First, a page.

Forever Young @ Heart
By Josh Tysiachney
In the early 1980s Intorcio was shuttling food prepared in the kitchen at the Walter Salvo House, a retirement center in Northampton, Massachusetts. The kitchen’s manager, Bob Cilman, had formed a fledgling singing group of senior citizens and invited Intorcio to audition and, soon thereafter, to join.
That group, which became known as the Young@Heart Chorus, is featured in a documentary, Young@Heart, released recently in the U.S. by Fox Searchlight. The movie made a big splash at this year’s Sundance Film Festival and won the International Documentary Award at the los Angeles Film Festival.
Over the years Young@Heart’s repertoire has been anything but the expected. That’s perhaps evidenced best by Intorcio, who would don a dress and blond wig to perform as Channing, an impersonation started spontaneously during a show. As the audience applauded after a song, Cilman plunked a wig on Intorcio’s head and asked if he knew the words to Channing’s “Diamonds Are a Girl’s Best Friend.”
Young@Heart also provides its unique interpretation of songs by artists including the Rolling Stones, Sonic Youth, the Ramones, and Radiohead. Learning those more contemporary pieces was especially challenging, says Intorcio, since the group didn’t always like them at first. “Many of them were songs my son used to listen to that we could never appreciate,” he notes, “but the audience reaction was always so gratifying.”
Intorcio traveled to Europe thirteen times, as well as to Hawaii and Australia, to perform on the group’s “Road to Heaven” tour. “We only had about fifty in the audience the first night,” he recalls of the opening performance in the Netherlands, “but when our best singer did an encore in Dutch, we had them. The place filled up for the rest of the week.”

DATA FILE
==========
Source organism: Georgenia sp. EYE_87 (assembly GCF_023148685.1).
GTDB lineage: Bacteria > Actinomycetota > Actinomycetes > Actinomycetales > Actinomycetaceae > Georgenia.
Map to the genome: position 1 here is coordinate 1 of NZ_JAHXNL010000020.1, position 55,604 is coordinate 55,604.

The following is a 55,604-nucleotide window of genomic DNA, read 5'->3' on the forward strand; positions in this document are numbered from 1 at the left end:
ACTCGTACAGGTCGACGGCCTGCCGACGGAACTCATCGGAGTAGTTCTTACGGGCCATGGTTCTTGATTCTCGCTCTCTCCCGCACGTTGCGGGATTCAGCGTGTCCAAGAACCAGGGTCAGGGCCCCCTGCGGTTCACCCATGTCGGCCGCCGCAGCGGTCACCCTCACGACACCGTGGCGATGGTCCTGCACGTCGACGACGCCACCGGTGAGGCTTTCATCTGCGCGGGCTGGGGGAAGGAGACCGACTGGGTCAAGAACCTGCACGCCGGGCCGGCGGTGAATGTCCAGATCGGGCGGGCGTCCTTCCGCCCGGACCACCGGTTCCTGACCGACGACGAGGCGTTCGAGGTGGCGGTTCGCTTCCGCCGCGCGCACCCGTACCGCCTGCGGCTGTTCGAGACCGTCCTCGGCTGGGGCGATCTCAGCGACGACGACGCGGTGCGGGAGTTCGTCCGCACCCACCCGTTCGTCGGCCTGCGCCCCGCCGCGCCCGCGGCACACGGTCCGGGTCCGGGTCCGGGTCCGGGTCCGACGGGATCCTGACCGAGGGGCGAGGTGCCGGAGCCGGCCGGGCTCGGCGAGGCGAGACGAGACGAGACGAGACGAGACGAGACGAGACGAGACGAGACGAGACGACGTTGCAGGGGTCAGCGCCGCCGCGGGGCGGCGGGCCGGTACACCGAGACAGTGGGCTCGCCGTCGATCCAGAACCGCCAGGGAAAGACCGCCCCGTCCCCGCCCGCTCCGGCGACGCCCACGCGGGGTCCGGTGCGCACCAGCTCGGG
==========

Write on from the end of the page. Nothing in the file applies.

Intorcio, who toured with the Allegheny Singers as a student, doesn’t appear in the Young@Heart documentary; he left the group in 2003 when he moved to Florida. But, as a past member, he was invited to introduce the documentary at this year’s Sarasota Film Festival and answer questions afterwards. That was a fitting honor for Intorcio, who dedicates much of his time to helping his community. He serves as president of the Hearing Loss Association of Sarasota, advocating for captions on screens at area theaters and other businesses. Intorcio, who hears with the help of a cochlear implant and other assistive devices, also does readings to raise funds for a local performing arts theater.
Intorcio looks back fondly at the camaraderie and adventures he experienced with Young@Heart. “I feel like I’m right up on the stage with them,” he says of the documentary. “We never got paid but were wined and dined and saw the world.”
This article was featured in the Summer/Fall 2008 issue of Allegheny Magazine.